As in McCurdy et al. (2013), both tasks in our Experiment 1 included 2AFC judgments (see section Materials and Methods). Ninety-six subjects were included in analyses after subjects exclusion, giving our experiment more statistical power than McCurdy et al. (2013), who included only 34 subjects. We found a significant positive correlation between M Ratio for visual and memory metacognition (r = 0.3067, p = 0.0024; Figure 2). Of note, this significant correlation was present also without removing influential outliers, with a numerically weaker strength (r = 0.2470, p = 0.0132).

FIGURE 2
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Figure 2. Correlation between visual and memory metacognitive efficiency when when both tasks involved 2AFC. As in McCurdy et al. (2013), we found a significant positive correlation across subjects, between visual and memory metacognitive efficiency when both tasks involved 2AFC rather than YN judgments. Metacognitive efficiency was quantified using M Ratio, a detection theoretic measure of metacognitive efficiency that accounts for fluctuations in task performance (see section Materials and Methods).

Experiment 2: Visual 2AFC Task vs. Memory YN Task

Given our replication of the main finding of McCurdy et al. (2013) in Experiment 1, in our Experiment 2 we changed the discrimination judgments for the memory task from 2AFC to YN judgments while leaving everything else from Experiment 1 unchanged (see section Materials and Methods), and attempted to mimic the set up by Baird et al. (2013). The idea was to see if using this asymmetric design (with one task being 2AFC and the other being YN), one could still observe a significant correlation between metacognitive efficiencies when we have enough subjects.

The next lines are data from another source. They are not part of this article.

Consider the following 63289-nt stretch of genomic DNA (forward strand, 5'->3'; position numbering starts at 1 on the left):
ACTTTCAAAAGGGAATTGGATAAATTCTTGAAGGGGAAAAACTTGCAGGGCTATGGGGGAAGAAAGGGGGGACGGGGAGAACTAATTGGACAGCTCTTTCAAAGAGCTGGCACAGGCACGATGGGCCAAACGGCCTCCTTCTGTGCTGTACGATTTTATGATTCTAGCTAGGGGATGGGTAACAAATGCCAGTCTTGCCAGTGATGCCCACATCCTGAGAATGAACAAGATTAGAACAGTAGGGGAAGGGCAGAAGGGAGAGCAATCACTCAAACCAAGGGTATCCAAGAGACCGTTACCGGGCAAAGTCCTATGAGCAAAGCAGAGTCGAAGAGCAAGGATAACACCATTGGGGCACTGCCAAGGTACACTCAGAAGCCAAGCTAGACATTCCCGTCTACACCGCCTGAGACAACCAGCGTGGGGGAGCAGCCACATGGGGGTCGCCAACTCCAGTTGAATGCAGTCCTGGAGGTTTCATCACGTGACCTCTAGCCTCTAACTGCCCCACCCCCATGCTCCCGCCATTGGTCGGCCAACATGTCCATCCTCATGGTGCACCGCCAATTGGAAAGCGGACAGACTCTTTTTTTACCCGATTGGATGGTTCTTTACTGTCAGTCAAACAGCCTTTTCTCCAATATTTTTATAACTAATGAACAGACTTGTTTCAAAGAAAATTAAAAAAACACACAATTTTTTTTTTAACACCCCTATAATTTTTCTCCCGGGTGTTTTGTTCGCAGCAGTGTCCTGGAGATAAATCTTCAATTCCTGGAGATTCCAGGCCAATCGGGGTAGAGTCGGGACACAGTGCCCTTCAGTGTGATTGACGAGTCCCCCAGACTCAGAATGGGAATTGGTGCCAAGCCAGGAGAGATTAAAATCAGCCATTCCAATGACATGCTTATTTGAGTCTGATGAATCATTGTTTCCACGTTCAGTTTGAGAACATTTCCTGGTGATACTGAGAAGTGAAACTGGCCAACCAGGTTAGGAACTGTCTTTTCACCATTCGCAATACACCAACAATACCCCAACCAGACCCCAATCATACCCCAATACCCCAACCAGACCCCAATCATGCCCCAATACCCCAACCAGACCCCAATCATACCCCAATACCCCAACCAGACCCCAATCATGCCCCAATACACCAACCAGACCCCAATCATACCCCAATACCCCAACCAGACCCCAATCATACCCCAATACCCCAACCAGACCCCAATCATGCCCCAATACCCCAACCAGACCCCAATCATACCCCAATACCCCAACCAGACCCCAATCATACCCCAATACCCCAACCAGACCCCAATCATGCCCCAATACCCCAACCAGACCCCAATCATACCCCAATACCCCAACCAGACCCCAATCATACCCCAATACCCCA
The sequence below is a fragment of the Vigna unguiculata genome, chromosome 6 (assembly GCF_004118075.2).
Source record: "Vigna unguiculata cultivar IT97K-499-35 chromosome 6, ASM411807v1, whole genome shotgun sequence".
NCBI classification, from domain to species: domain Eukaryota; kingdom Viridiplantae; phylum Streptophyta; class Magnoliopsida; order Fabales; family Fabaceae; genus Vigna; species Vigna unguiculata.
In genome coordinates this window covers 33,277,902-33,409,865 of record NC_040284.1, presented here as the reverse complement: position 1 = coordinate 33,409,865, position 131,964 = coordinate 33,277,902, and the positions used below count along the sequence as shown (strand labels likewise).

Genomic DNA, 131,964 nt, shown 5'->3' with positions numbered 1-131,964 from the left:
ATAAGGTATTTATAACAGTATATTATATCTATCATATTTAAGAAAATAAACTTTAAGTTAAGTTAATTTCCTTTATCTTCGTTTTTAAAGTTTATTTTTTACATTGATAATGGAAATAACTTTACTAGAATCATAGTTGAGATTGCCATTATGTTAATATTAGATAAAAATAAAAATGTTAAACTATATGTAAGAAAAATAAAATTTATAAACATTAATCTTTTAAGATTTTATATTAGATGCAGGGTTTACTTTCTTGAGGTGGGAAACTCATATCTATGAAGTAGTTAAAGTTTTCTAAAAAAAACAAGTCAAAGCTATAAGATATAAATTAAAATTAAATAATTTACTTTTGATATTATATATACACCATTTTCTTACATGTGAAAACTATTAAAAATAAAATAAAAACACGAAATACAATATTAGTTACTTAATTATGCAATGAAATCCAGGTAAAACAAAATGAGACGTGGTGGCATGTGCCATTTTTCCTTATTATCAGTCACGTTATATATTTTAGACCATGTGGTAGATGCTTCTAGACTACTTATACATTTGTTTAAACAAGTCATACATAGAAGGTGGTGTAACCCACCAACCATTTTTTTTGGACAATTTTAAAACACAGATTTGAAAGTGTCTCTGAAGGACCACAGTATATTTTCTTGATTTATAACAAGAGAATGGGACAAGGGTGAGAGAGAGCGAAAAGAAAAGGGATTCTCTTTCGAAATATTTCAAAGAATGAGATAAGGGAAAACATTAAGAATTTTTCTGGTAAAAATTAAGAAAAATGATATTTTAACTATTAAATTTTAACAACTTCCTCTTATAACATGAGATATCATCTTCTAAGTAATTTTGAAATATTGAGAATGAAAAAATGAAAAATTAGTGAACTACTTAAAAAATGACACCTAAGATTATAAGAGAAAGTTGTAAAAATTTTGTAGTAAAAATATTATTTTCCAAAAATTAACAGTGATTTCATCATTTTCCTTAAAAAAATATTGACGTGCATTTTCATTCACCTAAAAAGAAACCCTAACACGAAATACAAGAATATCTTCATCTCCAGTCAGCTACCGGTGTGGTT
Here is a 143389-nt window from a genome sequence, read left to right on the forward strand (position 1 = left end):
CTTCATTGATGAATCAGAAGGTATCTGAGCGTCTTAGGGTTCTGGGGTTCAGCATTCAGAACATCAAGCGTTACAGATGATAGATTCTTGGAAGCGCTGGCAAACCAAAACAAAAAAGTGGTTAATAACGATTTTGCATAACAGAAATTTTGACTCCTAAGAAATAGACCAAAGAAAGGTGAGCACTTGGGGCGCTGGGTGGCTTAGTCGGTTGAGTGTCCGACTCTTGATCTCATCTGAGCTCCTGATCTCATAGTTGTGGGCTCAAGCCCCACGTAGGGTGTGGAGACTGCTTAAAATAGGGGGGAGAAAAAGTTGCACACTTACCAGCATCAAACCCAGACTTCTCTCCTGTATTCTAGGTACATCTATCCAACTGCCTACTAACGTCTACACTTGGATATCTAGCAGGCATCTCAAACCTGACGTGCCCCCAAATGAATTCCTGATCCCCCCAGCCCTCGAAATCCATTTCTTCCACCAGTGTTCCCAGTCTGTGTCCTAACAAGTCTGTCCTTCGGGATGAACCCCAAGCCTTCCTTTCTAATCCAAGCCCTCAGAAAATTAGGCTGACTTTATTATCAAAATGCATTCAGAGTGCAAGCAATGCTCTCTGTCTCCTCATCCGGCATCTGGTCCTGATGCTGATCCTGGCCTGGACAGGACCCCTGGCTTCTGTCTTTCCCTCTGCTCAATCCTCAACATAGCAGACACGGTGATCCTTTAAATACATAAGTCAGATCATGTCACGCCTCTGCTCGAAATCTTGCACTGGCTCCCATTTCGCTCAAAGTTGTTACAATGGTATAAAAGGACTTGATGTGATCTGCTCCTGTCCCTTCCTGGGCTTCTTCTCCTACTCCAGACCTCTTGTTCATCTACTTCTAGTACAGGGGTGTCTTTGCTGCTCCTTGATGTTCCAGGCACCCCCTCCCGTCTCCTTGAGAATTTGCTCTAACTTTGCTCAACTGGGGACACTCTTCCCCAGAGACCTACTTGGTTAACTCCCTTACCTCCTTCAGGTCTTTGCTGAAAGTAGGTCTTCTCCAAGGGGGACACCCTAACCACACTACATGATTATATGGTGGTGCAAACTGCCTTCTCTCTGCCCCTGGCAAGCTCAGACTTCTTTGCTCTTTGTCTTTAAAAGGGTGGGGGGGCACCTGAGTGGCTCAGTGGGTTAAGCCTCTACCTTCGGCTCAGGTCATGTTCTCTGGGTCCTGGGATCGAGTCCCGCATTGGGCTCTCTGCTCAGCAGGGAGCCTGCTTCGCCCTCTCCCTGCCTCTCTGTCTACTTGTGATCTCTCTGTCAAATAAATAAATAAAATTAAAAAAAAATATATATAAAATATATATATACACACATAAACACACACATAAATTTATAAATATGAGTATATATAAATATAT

Ninety-three subjects were included in analyses after subject exclusion, giving this study more statistical power than Baird et al. (2013), who included 52 subjects. As in Baird et al. (2013), we failed to find a significant correlation between M Ratio for memory and visual metacognition (r = 0.0739, p = 0.4815; Figure 3). The correlation remained insignificant even without removing the outliers (r = 0.01, p = 0.9215). In short, we replicated the behavioral result from Baird et al. (2013) even under greater statistical power.

FIGURE 3
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Figure 3. No correlation in metacognitive efficiency when the visual task involved 2AFC judgments and the memory task involved YN judgments. As in Baird et al. (2013), we didn't find a correlation between visual and memory metacognitive efficiency when the visual task involved 2AFC judgments and the memory task involved YN judgments. As in Experiment 1, metacognitive efficiency was quantified using M Ratio (see section Materials and Methods).

Across Experiments Analyses

To further probe whether the difference in behavioral results between the two studies can be consistently replicated, we converted Pearson correlation coefficient values for each of the two experiments to z values (as z values, unlike r values, are normally distributed and can therefore be compared) using Fisher's R to Z transformation (Fisher, 1915). A Z test(Cohen and Cohen, 1983) revealed that the correlation between M Ratio for visual and memory metacognition decreased significantly from our Experiment 1 to Experiment 2 (z = 1.77, one-tailed p = 0.0394). Thus, not only did we find different results when using distinct types of discrimination judgments across the two experiments, this difference was also significant under a direct comparison.

Experiment 3: Visual YN vs. Memory YN